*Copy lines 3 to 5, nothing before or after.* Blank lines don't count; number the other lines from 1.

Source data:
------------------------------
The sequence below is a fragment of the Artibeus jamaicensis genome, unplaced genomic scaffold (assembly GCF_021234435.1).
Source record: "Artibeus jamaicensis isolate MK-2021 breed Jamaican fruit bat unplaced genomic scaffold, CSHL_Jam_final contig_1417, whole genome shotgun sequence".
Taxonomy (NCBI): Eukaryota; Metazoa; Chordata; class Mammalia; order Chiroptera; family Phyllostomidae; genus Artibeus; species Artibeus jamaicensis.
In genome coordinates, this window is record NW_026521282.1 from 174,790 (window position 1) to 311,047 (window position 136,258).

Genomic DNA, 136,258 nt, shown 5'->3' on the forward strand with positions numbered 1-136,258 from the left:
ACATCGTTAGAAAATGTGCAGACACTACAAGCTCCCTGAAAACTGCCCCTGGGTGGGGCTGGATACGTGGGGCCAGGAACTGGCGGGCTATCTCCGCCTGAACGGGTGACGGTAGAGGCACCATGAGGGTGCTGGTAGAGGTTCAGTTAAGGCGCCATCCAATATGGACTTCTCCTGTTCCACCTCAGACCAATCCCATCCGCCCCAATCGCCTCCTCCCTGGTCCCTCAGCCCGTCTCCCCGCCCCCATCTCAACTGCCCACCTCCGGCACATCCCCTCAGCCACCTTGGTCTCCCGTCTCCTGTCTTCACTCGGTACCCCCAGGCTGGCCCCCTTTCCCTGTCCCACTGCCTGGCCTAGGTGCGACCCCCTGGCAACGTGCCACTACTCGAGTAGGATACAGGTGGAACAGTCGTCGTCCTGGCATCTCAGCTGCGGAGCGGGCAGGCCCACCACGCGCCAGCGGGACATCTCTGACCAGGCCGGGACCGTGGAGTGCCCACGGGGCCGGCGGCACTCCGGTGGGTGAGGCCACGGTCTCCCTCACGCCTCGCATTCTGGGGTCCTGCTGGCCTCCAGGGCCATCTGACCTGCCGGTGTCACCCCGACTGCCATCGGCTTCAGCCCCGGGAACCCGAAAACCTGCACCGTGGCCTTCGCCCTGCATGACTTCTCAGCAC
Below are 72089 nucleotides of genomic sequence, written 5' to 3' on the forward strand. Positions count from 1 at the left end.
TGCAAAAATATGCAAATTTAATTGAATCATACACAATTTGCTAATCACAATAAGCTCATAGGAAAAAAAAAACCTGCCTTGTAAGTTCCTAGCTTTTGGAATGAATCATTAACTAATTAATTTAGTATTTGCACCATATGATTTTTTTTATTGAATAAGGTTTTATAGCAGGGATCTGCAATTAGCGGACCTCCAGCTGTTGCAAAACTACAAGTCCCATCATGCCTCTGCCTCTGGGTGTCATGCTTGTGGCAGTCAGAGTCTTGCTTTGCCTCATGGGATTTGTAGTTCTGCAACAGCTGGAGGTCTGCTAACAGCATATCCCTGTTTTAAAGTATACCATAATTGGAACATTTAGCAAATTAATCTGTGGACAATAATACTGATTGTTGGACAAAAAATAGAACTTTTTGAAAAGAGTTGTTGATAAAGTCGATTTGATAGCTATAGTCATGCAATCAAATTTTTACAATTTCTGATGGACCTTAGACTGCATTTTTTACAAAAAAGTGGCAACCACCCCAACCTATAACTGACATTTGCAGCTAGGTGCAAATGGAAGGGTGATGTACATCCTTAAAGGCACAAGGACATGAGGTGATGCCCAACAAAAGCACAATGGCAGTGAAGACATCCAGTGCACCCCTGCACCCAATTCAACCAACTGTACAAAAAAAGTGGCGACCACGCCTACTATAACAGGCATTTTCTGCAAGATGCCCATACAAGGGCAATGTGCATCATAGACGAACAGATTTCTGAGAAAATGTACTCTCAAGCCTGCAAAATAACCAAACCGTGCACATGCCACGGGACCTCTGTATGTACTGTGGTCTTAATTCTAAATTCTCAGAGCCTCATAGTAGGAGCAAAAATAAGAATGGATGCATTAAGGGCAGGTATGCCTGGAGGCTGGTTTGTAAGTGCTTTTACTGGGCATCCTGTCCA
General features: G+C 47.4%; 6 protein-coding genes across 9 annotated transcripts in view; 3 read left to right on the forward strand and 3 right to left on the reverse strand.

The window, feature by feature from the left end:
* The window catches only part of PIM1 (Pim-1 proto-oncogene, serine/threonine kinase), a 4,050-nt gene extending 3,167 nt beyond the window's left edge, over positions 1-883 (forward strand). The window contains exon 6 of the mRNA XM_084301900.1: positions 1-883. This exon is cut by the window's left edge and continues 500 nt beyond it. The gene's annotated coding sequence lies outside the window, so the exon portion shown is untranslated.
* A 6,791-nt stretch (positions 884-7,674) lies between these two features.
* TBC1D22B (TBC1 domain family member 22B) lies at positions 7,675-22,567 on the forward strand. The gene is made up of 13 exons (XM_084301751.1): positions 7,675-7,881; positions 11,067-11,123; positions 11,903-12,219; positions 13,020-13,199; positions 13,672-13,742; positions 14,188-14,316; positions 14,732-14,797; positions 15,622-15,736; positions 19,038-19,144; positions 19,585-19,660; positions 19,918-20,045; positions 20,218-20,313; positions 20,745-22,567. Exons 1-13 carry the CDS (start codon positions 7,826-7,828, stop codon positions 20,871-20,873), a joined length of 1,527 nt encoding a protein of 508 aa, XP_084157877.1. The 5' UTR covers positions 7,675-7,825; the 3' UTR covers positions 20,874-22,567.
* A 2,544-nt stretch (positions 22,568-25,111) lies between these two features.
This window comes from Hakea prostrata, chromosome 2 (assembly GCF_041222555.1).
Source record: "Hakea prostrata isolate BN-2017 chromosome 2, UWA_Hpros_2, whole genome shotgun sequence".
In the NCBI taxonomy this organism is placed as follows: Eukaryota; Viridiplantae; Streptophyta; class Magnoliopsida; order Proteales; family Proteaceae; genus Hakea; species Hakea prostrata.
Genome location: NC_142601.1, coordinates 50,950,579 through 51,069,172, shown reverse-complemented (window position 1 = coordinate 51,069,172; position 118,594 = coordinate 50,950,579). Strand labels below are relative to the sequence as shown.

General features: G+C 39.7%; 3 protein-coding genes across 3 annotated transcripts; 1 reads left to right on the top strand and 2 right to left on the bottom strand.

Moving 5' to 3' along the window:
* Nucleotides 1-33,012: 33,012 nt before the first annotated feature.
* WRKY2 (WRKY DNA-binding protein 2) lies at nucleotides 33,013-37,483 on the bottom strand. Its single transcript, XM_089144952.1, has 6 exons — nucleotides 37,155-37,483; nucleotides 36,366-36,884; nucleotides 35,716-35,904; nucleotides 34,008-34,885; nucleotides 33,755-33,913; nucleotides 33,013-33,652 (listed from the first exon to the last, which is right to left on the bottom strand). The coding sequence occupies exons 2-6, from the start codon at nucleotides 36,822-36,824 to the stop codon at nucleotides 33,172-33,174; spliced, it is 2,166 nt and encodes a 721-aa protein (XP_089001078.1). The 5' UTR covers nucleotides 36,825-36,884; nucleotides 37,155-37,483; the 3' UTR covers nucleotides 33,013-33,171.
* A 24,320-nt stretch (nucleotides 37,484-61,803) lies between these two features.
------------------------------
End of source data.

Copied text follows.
Taxonomy (NCBI): Eukaryota; Metazoa; Chordata; class Mammalia; order Chiroptera; family Phyllostomidae; genus Artibeus; species Artibeus jamaicensis.
In genome coordinates, this window is record NW_026521282.1 from 174,790 (window position 1) to 311,047 (window position 136,258).

Genomic DNA, 136,258 nt, shown 5'->3' on the forward strand with positions numbered 1-136,258 from the left: